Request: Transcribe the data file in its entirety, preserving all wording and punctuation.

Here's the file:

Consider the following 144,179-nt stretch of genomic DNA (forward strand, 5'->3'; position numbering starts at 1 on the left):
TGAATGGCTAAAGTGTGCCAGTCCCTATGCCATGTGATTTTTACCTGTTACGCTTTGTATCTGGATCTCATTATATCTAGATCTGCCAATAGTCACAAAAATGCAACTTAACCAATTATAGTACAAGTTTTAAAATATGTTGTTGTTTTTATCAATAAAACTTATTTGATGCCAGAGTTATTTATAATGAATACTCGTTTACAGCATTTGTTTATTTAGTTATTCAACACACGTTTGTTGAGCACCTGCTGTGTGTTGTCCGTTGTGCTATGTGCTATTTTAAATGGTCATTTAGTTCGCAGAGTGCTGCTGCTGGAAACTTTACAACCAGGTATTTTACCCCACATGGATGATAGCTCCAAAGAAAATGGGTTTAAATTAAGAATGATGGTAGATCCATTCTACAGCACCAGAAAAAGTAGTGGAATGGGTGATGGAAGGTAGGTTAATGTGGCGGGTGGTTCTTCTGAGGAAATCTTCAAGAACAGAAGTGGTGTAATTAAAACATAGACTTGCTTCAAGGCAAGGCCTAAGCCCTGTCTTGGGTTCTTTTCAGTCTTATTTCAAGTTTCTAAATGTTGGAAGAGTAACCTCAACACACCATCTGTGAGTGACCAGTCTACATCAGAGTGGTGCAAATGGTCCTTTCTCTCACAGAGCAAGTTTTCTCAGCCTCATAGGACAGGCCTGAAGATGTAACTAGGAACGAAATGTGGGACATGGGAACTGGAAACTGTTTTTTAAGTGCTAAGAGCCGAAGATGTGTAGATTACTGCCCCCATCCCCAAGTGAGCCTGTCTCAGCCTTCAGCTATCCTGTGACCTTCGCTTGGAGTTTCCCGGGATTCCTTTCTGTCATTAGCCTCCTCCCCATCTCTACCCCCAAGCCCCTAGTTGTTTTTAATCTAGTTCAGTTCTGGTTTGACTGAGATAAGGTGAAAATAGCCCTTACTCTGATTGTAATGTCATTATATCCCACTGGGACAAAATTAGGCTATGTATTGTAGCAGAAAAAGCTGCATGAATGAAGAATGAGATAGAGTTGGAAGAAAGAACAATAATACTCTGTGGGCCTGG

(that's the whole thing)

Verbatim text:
Consider the following 144,179-nt stretch of genomic DNA (forward strand, 5'->3'; position numbering starts at 1 on the left):
TGAATGGCTAAAGTGTGCCAGTCCCTATGCCATGTGATTTTTACCTGTTACGCTTTGTATCTGGATCTCATTATATCTAGATCTGCCAATAGTCACAAAAATGCAACTTAACCAATTATAGTACAAGTTTTAAAATATGTTGTTGTTTTTATCAATAAAACTTATTTGATGCCAGAGTTATTTATAATGAATACTCGTTTACAGCATTTGTTTATTTAGTTATTCAACACACGTTTGTTGAGCACCTGCTGTGTGTTGTCCGTTGTGCTATGTGCTATTTTAAATGGTCATTTAGTTCGCAGAGTGCTGCTGCTGGAAACTTTACAACCAGGTATTTTACCCCACATGGATGATAGCTCCAAAGAAAATGGGTTTAAATTAAGAATGATGGTAGATCCATTCTACAGCACCAGAAAAAGTAGTGGAATGGGTGATGGAAGGTAGGTTAATGTGGCGGGTGGTTCTTCTGAGGAAATCTTCAAGAACAGAAGTGGTGTAATTAAAACATAGACTTGCTTCAAGGCAAGGCCTAAGCCCTGTCTTGGGTTCTTTTCAGTCTTATTTCAAGTTTCTAAATGTTGGAAGAGTAACCTCAACACACCATCTGTGAGTGACCAGTCTACATCAGAGTGGTGCAAATGGTCCTTTCTCTCACAGAGCAAGTTTTCTCAGCCTCATAGGACAGGCCTGAAGATGTAACTAGGAACGAAATGTGGGACATGGGAACTGGAAACTGTTTTTTAAGTGCTAAGAGCCGAAGATGTGTAGATTACTGCCCCCATCCCCAAGTGAGCCTGTCTCAGCCTTCAGCTATCCTGTGACCTTCGCTTGGAGTTTCCCGGGATTCCTTTCTGTCATTAGCCTCCTCCCCATCTCTACCCCCAAGCCCCTAGTTGTTTTTAATCTAGTTCAGTTCTGGTTTGACTGAGATAAGGTGAAAATAGCCCTTACTCTGATTGTAATGTCATTATATCCCACTGGGACAAAATTAGGCTATGTATTGTAGCAGAAAAAGCTGCATGAATGAAGAATGAGATAGAGTTGGAAGAAAGAACAATAATACTCTGTGGGCCTGG